“I think that football for me, and then passing down to my kids and all, was the starting point of for me to move onto other things. I went into the Army, not to college, but the regimen I had in football helped me immensely when I went to boot camp and my career from the military to the police. It was a good foundation for me and set the stage for me to move on to other things.”
In 25 years as a Long Branch cop, Mayo was always at his sons’ games, as part of the security detail. And he was far from the only alumnus at the games, with former players lining the walk from the old high school, where the current players would emerge after walking upstairs from the cafeteria to make their way to the field.
“I remember when Sam Mills was a senior (during the 1976 season),” said Mayo Jr., a lieutenant in his 30th year with the Monmouth County Prosecutor’s Office. “We had a good team, and when Sam spoke down in that cafeteria, it was silent. You didn’t move. His speech made you want to run through walls. He was an amazing man. He led you by example.”
Mills, an undersized linebacker who went on to a Pro Bowl career in the NFL, is one of the most inspiring figures to emerge from the rivalry with Red Bank. He went on to become a coach with the Carolina Panthers, courageously battling cancer until his death in 2005.
Character building is what games like this are all about. And the fact that they play for the Ty Lewis Memorial Trophy provides an incredible teaching moment.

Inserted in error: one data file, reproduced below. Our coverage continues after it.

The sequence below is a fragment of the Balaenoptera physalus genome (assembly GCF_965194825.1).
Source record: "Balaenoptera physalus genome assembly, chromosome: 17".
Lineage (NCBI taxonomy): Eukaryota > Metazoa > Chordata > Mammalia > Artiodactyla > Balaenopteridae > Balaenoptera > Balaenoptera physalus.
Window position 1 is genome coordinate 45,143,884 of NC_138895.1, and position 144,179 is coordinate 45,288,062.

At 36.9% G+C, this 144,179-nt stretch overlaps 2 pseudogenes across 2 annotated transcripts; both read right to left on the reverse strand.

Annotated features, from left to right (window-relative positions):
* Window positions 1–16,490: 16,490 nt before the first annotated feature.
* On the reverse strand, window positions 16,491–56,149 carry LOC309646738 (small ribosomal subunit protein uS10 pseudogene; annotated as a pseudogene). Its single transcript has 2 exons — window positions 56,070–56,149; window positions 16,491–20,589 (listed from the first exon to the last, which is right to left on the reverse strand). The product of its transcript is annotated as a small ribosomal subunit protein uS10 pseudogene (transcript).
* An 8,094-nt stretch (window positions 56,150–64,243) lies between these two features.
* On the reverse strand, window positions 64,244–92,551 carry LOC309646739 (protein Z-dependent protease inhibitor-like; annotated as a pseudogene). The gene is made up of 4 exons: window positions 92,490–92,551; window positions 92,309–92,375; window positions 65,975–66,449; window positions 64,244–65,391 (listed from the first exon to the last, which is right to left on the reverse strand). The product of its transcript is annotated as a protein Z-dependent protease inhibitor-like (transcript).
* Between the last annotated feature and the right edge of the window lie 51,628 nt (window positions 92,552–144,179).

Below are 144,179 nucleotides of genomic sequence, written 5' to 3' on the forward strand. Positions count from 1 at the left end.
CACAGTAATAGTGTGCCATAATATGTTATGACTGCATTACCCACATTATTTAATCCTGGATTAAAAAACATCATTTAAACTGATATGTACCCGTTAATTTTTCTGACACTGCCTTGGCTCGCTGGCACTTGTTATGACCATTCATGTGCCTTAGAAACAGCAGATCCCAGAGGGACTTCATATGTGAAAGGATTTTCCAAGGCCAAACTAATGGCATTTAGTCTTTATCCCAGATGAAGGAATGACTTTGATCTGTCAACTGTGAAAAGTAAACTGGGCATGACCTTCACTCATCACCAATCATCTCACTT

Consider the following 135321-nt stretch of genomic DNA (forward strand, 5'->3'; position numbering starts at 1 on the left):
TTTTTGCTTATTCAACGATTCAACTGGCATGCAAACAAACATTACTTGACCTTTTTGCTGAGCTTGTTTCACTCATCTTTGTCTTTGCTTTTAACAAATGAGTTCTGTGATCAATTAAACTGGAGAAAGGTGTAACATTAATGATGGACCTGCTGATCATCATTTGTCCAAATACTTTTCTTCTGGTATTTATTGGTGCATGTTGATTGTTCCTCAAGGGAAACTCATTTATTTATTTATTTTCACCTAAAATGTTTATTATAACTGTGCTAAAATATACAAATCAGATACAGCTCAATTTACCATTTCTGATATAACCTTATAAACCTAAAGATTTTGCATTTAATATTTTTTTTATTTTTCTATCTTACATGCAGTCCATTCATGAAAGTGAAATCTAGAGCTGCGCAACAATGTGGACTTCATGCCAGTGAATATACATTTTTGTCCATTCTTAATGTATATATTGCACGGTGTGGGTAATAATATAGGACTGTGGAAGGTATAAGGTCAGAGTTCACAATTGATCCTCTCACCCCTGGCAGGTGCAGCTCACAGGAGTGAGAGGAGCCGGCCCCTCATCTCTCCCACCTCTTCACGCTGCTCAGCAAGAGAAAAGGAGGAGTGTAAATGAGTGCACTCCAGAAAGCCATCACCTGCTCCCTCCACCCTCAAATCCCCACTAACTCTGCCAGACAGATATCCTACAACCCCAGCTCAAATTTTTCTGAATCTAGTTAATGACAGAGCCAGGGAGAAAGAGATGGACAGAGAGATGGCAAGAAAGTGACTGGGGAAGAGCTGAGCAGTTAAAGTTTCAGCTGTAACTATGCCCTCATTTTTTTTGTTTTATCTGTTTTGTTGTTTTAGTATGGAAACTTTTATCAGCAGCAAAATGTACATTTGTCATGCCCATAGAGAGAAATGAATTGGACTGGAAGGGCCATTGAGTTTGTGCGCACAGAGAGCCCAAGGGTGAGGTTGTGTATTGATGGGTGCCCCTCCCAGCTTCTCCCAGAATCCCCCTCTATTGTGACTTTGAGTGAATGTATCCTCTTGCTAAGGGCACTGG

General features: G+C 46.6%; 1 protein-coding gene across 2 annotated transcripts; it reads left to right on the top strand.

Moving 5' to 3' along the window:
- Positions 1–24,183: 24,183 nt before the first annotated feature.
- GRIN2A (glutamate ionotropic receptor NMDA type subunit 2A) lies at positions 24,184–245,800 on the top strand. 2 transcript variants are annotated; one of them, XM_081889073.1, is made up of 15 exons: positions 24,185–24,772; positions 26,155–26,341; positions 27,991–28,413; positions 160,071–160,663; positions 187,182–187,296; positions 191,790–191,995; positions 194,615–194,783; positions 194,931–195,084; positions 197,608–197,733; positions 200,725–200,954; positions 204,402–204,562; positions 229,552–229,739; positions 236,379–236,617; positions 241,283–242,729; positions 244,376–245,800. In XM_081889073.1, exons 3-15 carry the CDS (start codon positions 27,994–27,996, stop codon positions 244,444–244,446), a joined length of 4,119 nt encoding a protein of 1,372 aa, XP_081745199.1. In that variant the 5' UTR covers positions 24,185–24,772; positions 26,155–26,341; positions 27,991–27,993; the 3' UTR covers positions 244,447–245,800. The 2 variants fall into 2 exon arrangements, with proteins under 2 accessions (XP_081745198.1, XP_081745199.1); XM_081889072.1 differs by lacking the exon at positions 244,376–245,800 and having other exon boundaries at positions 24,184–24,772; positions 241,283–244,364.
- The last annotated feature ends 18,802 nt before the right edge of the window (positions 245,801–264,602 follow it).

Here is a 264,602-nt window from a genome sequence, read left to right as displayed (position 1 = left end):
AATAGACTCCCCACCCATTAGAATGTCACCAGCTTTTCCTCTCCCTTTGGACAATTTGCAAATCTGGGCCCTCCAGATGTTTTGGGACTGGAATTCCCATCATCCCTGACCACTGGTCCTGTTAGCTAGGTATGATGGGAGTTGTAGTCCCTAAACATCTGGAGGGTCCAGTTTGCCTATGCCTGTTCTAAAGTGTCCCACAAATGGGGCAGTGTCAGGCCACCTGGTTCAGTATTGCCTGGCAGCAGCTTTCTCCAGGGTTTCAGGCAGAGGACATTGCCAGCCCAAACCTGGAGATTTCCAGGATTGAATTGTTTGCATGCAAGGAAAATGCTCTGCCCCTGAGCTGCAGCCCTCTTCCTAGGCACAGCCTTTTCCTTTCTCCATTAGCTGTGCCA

Lewis, an All-Shore football and baseball player at Red Bank in the 1960s, was the first black head football coach in Monmouth County and was the head coach at Red Bank when he died in 1990.
“He was the definition of a teacher, from the second he got to school in the morning until practice after school,” said Dan George, who was a young assistant coach under Lewis at Red Bank in 1990. “He was at the forefront of getting kids in the mindset of, ‘We’re going to play high school ball, we’re going to do well, and I’m going to get you into college, and you’re going to play ball in college.’ Wherever it was, he was going to get you into the right place.
“Part of Ty’s legacy is getting to talk about him with your kids each year. I think sometimes we get caught up in the X’s and O’s and what’s going on to beat this team, but it’s important to have these conversations about what this means.”
Football was a unifying structure over the years in these towns, because it didn’t matter what race you where or what side of the tracks you lived on.
“Race didn’t matter,” said Mayo Jr., who is black. “I’d have dinner over the Dunns’ house in the North End. I would be at the Hayeses’ house, all over. We were all together.”
“We did the same thing. We would go over to Jimmy Quirk’s house; his mother would cook dinner for us the night before the game,” said Mayo Sr. Quirk later served as a longtime on-field official in the NFL. “Everyone made sure everybody was off the street and got a good meal and got home and get ready for the game.”
The memories flowed as the dialogue continued. There was the day Red Bank’s Eric McCoo and Long Branch’s Tidy Corbett combined for 588 yards in 1997, and the day Long Branch came up short against an unbeaten Red Bank team in 1975.
And when it was over, you couldn’t help but have a better sense of just how important these rivalry games were. Because while so many of them have been eliminated over the years, the lessons learned on Thanksgiving Day last a lifetime.
Staff writer Stephen Edelson is an Asbury Park Press columnist: firstname.lastname@example.org